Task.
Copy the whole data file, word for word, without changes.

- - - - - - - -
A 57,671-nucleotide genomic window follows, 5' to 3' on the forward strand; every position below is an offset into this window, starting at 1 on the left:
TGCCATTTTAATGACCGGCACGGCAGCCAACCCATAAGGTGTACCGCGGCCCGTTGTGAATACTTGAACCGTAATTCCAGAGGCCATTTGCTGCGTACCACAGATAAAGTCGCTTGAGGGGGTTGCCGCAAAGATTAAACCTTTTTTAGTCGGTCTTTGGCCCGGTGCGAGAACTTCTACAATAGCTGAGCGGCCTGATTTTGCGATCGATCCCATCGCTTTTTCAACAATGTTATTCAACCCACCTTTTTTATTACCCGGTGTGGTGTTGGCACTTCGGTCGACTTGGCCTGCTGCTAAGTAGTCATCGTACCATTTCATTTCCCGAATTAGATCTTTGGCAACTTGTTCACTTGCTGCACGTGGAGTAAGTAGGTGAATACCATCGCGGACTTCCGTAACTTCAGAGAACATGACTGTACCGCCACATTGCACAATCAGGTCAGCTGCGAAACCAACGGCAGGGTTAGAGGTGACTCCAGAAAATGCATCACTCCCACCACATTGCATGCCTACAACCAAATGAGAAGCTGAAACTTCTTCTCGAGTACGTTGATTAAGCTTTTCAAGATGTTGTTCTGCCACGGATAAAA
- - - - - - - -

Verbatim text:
A 57,671-nucleotide genomic window follows, 5' to 3' on the forward strand; every position below is an offset into this window, starting at 1 on the left:
TGCCATTTTAATGACCGGCACGGCAGCCAACCCATAAGGTGTACCGCGGCCCGTTGTGAATACTTGAACCGTAATTCCAGAGGCCATTTGCTGCGTACCACAGATAAAGTCGCTTGAGGGGGTTGCCGCAAAGATTAAACCTTTTTTAGTCGGTCTTTGGCCCGGTGCGAGAACTTCTACAATAGCTGAGCGGCCTGATTTTGCGATCGATCCCATCGCTTTTTCAACAATGTTATTCAACCCACCTTTTTTATTACCCGGTGTGGTGTTGGCACTTCGGTCGACTTGGCCTGCTGCTAAGTAGTCATCGTACCATTTCATTTCCCGAATTAGATCTTTGGCAACTTGTTCACTTGCTGCACGTGGAGTAAGTAGGTGAATACCATCGCGGACTTCCGTAACTTCAGAGAACATGACTGTACCGCCACATTGCACAATCAGGTCAGCTGCGAAACCAACGGCAGGGTTAGAGGTGACTCCAGAAAATGCATCACTCCCACCACATTGCATGCCTACAACCAAATGAGAAGCTGAAACTTCTTCTCGAGTACGTTGATTAAGCTTTTCAAGATGTTGTTCTGCCACGGATAAAA